Google's Acquisitions a Prime Example of Why It Will Crush Apple


When Google plopped down a reported $1 billion on Waze, much was made of what the social media-driven maps tool would add to Google's bevy of solutions, and rightfully so. Unlike some past acquisitions -- think Motorola Mobility -- the feedback following its recent purchase has been mostly positive. But the acquisitions themselves aren't the story; it's what they say about Google as a company and its culture, and why it's largely viewed as an aggressive innovator willing to try things others haven't even considered. If Google's experiments with self-driving cars don't persuade you, one glance at the bizarre-looking Internet balloons floating over New Zealand should.

By contrast, Apple has made no secret of its strategy over the years for acquisitions: Keep them small and don't say anything unless absolutely necessary. Is it a coincidence that much of Apple's poor stock performance the past several months is due to a perceived lack of innovation? The Waze deal, one in which CEO Tim Cook -- the ex-supply chain guy -- made it clear Apple had no interest in, is a glaring example of what separates Google from Apple. And for iFans, the differences should be alarming.

A few Google acquisitions
Unlike Apple, which seems unwilling or unable to admit "needing" anything from anybody, Google has no qualms going after what it deems future opportunities. The $1.65 billion deal to buy what was then a small online video site called YouTube is a prime example. Google didn't let its ego get in the way of what it wanted; it just went out and got it.

Seven years ago, YouTube was a tiny concern just beginning to make some noise. But even then, Google CEO Larry Page called it "the next step in the evolution of the Internet." So what does Page do? Outbids the likes of Microsoft and Yahoo! because he recognized it was a great opportunity. Though Google doesn't report YouTube results separately from its gross figures, a Morgan Stanley analyst suggests it will generate about $4 billion in revenue this year, and as much as $20 billion by 2020.

I can see Apple in that same YouTube bidding scenario simply walking away, just as it did with Waze, mumbling, "Don't you know who we are?" Apple's acquisition reluctance goes back years to Mr. Apple himself, Steve Jobs. According to a banker colleague, Jobs thought, "acquiring a company was a sign of defeat, an admission of failure to innovate." That, in a nutshell, is why Google will continue to blow the doors off Apple.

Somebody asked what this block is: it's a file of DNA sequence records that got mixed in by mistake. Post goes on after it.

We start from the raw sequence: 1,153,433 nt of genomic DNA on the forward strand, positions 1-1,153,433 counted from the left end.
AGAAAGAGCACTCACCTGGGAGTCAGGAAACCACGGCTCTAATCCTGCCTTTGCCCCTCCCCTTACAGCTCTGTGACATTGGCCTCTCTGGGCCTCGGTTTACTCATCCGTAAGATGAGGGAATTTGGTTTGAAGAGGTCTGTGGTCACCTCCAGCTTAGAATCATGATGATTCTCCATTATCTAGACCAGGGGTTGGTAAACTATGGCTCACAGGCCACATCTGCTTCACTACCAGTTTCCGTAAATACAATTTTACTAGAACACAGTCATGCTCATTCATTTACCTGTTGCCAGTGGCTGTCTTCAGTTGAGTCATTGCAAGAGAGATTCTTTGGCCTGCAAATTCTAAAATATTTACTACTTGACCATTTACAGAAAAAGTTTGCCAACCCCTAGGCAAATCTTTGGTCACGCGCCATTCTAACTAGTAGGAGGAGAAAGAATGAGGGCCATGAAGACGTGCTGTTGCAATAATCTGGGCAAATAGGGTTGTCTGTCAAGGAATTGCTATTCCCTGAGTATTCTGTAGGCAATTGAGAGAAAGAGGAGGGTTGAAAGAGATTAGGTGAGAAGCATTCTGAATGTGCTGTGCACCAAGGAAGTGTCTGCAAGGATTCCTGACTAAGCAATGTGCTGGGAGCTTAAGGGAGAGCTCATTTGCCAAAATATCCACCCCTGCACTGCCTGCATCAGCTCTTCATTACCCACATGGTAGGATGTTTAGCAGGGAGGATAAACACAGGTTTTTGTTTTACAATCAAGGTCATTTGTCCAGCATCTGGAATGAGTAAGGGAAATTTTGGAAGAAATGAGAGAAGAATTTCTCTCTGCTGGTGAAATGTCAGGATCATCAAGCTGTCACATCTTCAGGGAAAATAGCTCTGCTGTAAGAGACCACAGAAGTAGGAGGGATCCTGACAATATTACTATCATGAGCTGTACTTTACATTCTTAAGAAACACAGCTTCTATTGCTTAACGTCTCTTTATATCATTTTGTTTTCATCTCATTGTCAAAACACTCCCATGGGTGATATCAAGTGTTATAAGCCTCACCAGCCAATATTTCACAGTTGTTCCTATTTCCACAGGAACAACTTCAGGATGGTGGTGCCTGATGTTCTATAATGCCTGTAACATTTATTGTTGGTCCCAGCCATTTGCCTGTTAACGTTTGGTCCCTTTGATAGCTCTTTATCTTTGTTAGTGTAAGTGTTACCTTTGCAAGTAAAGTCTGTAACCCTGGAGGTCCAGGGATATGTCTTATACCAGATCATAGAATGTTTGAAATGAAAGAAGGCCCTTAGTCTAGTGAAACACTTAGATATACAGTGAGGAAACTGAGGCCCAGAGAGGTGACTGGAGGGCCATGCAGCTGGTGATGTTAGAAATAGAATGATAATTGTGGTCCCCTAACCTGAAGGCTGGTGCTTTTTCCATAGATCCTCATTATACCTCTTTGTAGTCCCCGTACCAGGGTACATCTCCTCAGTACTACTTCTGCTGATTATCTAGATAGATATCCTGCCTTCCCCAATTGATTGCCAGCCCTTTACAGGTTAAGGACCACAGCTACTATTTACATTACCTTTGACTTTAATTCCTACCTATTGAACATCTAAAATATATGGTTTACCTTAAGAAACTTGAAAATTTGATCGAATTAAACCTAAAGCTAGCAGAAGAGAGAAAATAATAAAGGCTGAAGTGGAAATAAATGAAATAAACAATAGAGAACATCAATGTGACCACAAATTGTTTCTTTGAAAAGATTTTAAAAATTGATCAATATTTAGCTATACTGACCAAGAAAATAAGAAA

Most everyone with a smartphone has heard of Google's Android OS, easily the world's leading operating system. What some may not know is that Google didn't develop Android in-house. Google recognized its potential and went and bought it in 2005. Was that a "sign of defeat"? Safe to say Google couldn't care less.

Google fans are probably familiar with AdSense, the primary source of the company's enormous revenue. When Google acquired little-known Applied Semantics, it was as much for its talent as its technology. Turns out the Applied team developed AdSense, and the rest, as they say, is history.

A prime example of what acquisitions say about a company is Yahoo! There are reasons Yahoo!'s up about 32% for the year, and one of them is its aggressive acquisition strategy and CEO Marissa Mayer's plans for the future. The $1.1 billion spent on Tumblr made the biggest splash, but by no means was it Yahoo!'s only move this year, nor is it the last. Yahoo! is in a fast-moving industry that requires constantly upgraded offerings, and investors recognize that Mayer understands that and is doing something about it.

Apple has certainly had its share of acquisitions over the years, too, but outside of Siri, with its voice recognition capabilities and it's positive impact on iPhone sales, few have been real game changers. Whether Apple's lack of aggressiveness is left over from Jobs' abhorrence of all things M&A, an ego that won't allow it to admit "defeat," or a combination of both, doesn't really matter at this point. What should matter for investors is if Apple can change its tune. If not, Google and others willing to check their egos at the door will leave Apple in the dust.

Dropping $12.5 billion for Motorola Mobility and a reported $1 billion for Waze, along with all the other items on Google's long list of acquisitions, says as much about Google as it does about the companies it's purchased. Google is quickly becoming what Apple once was: a dynamic innovator in an industry that demands it.

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